Kerkour Procession in Remembrance (2010)
Salonen Pentatonic Étude (2010, rev. 2014)
Roxburgh Wordsworth Miniatures (1998)
Birtwistle Duets for Storab (1984)
Lachenmann Pression (1969)
Saunders Bite (2016)
NEXT [Leila Hooton, Rebecca Speller, Gavin Stuart (flutes), Emily Wilson (clarinets), Cameron Howe (viola), Carwyn Jones (cello)]
Wednesday 3 November 2021
Written by Richard Whitehouse
This evening’s concert by NEXT (musicians training as performers of contemporary music in a partnership between Birmingham Contemporary Music Group and Royal Birmingham Conservatoire) was to have featured Gérard Grisey’s penultimate work Vortex Temporum, but a player’s withdrawal after testing positive for Covid led to this alternative programme of solos and duos from the past half-century; one that, coming together as an effective and appealing recital in its own right, showed no sign of having been assembled at short notice.
The Anglo-Moroccan composer Brahim Kerkour is little heard in the UK, though Procession in Remembrance (the central piece in Three Modules for Sketches of Miniatures) suggests a continuation of spectral thinking (Kerkour studied with Tristan Murail) for the way alto flute and bass clarinet intertwined to create raptly translucent textures at once abstract yet tangible. Music to which Esa-Pekka Salonen’s Pentatonic Étude offered a notable foil – this paraphrase on a passage from Bartók’s unfinished Viola Concerto putting the solo instrument through its paces, before reclaiming the original in an understated apotheosis realized by Cameron Howe with due sensitivity. Hopefully a full-scale viola concerto by Salonen will yet be forthcoming.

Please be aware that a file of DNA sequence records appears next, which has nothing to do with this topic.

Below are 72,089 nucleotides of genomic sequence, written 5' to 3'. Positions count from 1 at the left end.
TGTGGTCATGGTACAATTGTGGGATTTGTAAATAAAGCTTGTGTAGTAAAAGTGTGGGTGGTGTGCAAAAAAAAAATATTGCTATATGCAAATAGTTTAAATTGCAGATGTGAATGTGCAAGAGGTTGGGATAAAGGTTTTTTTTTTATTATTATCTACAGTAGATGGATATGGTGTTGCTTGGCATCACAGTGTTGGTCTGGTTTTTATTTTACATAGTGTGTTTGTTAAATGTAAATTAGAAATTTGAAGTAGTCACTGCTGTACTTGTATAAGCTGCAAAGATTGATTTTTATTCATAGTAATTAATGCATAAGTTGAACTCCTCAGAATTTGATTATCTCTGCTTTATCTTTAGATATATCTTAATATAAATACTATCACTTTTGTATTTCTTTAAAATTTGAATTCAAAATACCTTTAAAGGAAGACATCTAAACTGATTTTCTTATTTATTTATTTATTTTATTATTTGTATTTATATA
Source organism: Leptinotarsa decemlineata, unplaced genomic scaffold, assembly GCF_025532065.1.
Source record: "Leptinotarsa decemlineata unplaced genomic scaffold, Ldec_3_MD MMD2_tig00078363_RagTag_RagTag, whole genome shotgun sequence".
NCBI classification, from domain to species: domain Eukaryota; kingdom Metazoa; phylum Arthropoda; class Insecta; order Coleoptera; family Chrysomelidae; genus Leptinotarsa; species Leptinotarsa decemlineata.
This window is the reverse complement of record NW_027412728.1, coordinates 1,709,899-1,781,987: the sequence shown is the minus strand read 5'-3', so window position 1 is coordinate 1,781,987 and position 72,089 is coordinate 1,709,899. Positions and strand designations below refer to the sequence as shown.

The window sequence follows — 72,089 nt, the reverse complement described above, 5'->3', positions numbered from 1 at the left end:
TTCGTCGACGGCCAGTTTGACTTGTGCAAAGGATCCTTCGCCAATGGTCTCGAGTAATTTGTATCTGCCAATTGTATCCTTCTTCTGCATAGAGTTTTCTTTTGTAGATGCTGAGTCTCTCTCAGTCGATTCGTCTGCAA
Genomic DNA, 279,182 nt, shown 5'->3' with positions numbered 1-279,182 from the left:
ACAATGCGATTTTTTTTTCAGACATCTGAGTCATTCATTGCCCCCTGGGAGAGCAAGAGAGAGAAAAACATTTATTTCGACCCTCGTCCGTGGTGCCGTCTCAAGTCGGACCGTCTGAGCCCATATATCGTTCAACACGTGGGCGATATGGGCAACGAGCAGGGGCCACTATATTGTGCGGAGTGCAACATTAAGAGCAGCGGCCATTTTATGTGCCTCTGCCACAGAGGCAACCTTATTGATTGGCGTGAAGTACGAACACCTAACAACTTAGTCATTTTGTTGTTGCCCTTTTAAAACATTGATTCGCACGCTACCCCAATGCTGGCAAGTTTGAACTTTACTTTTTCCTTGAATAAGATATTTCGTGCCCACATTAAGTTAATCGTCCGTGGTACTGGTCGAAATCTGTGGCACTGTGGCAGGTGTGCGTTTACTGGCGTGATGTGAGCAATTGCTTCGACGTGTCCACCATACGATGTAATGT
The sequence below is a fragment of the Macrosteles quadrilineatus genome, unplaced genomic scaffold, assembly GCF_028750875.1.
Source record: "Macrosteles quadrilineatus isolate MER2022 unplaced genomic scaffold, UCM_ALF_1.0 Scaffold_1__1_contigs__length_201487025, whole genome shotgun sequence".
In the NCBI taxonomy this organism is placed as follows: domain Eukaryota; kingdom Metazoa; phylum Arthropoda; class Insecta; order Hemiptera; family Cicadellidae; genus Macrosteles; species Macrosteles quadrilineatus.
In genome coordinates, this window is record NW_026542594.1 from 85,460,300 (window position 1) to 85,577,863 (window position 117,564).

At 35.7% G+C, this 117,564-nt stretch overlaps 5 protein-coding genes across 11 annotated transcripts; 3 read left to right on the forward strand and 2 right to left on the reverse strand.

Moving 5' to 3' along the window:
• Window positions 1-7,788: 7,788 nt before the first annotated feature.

Two sets of interdependent pieces came next. Edwin Roxburgh remains best known for larger-scale compositions, but Wordsworth Miniatures finds him no less adept when working on a more limited canvas – poems by the English author serving as the titles for these four deftly contrasted clarinet miniatures which Emily Wilson rendered with appropriately lyrical poise. Written while resident on the Inner Hebridean isle of Raasay, Harrison Birtwistle’s Duets for Storab draws its inspiration from three locations featuring the name of a Viking prince whose shipwreck, pursual and death are not so much portrayed as evoked by the six atmospheric and plaintive pieces with flautists Rebecca Speller and Leila Hooton in (mainly) whimsical accord.
Finally, to two more substantial and combative solo pieces which both conveyed the essence of their respective composers. Helmut Lachenmann’s Pression expounded a radical notion of ‘instrumental musique-concrète’ explored in later orchestral and chamber works – its utilizing cello as a means of sonic inclusiveness summoning a trenchant response from Carwyn Jones. Even more visceral in content, Bite finds Rebecca Saunders draws on the thirteenth and final prose from Beckett’s Texts for Nothing in this monologue for bass flute whose phonetic and syntactical elements are subsumed into a tensile continuum where anticipations and echoes merge freely or often forcefully – Gavin Stewart entering into its spirit with evident resolve.
Such a programme might not have seemed suited to the expanse of Coventry Cathedral, but the situating of musicians and listeners in a semi-circle adjacent to the entrance and at right-angles to the nave kept proceedings well within focus and allowed for the acoustic’s natural ambience to come through. Hopefully the Grisey can be rescheduled in due course, but the qualities of these pieces and their performances could not be gainsaid. Meanwhile, BCMG returns next Friday with a late-evening recital BCMG Nights in the foyer of Symphony Hall.
Further information on future BCMG and NEXT events can be found at the BCMG website